Shrinking African Lake

Water may be the world’s most precious resource.  But in many parts of the world, it is a dwindling resource.  One of the most dramatic examples of this is in Africa, where Lake Chad is now a twentieth of what it once was.  NASA has a bird’s-eye view – make that a satellite’s eye view –  of the lake from 40 years ago, and a series of other photographs showing its not so gradual decline since then. The once thriving body of water touches the shores of five countries – Chad, Nigeria, Cameroon, Central Africa Republic (CAR) and Niger.  It has always been somewhat shallow and would rise and fall with the seasons, going from a few meters to about eight during the rainy season.

However, rainfall in the region has fallen since the 1960’s  and an increase in agricultural production has siphoned off much of the water from the rivers that would normally fill the lake.  Local populations also blame climate change for the lake’s decline, saying its hotter and drier than it used to be.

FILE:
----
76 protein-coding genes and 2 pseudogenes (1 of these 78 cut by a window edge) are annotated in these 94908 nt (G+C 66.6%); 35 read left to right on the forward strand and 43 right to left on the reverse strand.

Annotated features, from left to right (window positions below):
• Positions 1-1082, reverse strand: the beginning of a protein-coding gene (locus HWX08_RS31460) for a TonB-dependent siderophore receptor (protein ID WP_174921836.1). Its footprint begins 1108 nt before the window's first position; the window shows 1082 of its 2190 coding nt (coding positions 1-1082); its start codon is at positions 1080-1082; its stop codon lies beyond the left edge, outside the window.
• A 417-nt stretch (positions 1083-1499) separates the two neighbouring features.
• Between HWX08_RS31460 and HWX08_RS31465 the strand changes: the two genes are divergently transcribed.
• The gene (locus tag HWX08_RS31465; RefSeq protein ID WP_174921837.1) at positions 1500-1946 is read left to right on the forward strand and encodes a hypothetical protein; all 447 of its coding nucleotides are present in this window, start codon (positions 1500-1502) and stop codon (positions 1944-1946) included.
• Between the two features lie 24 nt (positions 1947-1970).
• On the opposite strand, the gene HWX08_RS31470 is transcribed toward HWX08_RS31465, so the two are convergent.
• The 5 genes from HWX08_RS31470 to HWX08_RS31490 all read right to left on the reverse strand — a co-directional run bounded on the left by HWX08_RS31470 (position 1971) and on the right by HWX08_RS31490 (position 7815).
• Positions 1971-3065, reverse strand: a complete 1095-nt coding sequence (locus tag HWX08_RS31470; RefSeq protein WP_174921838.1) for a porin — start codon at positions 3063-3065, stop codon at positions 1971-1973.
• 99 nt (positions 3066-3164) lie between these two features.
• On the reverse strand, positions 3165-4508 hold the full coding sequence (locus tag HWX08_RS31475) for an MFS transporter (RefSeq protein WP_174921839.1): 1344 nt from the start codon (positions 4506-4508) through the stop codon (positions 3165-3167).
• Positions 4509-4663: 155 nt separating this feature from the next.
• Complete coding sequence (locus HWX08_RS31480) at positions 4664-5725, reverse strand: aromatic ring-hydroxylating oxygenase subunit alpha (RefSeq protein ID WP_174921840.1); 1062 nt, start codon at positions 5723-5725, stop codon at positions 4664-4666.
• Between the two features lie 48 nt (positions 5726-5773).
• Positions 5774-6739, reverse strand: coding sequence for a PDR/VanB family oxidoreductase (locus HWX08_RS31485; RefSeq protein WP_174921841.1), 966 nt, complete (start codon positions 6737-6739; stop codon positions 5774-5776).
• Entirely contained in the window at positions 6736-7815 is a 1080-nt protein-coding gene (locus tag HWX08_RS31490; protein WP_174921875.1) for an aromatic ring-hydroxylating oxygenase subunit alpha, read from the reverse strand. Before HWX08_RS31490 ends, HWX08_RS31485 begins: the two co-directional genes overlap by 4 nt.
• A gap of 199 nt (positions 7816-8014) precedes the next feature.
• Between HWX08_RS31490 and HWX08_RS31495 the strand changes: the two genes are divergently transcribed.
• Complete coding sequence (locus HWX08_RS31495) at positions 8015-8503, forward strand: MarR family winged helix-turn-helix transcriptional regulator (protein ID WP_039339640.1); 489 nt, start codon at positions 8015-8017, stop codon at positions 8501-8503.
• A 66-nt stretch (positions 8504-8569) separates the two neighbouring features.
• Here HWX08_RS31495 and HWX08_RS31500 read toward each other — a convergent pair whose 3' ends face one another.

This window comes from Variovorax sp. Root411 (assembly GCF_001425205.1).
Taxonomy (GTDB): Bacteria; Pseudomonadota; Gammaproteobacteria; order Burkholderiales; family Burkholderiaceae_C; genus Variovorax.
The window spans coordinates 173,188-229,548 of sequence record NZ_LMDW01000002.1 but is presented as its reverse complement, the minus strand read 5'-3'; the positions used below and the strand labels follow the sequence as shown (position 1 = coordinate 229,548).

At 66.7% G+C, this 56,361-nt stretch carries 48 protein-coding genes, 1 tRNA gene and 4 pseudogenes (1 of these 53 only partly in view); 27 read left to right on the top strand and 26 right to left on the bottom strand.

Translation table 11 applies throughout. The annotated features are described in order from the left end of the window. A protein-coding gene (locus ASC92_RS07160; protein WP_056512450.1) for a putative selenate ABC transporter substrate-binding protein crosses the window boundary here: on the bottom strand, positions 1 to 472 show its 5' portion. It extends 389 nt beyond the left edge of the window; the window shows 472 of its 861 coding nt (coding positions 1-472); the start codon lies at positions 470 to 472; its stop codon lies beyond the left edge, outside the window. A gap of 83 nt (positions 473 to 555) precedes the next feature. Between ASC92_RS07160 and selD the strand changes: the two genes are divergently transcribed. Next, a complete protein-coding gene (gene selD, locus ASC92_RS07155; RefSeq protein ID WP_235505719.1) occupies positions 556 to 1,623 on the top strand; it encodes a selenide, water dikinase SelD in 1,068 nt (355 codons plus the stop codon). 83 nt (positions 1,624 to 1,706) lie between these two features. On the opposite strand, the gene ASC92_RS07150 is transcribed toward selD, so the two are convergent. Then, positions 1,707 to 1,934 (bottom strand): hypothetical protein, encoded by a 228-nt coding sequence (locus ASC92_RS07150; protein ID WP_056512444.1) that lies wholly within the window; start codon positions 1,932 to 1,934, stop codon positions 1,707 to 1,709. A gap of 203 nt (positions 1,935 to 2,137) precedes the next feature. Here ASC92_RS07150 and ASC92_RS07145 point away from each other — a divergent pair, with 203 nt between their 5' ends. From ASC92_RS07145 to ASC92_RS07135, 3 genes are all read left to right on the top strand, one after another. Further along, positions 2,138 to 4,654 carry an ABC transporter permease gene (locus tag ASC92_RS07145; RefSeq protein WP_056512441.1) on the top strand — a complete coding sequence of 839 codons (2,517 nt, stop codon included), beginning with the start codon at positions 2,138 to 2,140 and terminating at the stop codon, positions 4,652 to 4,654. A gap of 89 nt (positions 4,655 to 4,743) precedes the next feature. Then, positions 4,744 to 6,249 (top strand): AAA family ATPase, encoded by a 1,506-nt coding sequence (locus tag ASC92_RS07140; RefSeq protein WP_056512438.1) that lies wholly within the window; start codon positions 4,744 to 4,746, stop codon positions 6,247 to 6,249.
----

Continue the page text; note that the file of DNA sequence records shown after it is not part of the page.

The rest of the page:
Deforestation to make way for farming, though,  is one of the issues associated with climate change, and it is a problem throughout the developing world.  The loss of trees causes desertification, thus the need for more irrigation.

The countries closest to the lake formed the Lake Chad Basin Commission (LCBC) in 1964, and there are numerous organizations trying to help save the lake from completely disappearing.  There are no easy answers but a United Nations Environmental Program report says about 50 percent of the lake’s decline is from human water use, which includes major overgrazing in the region, as well as what it called “large and unsustainable irrigation projects.”


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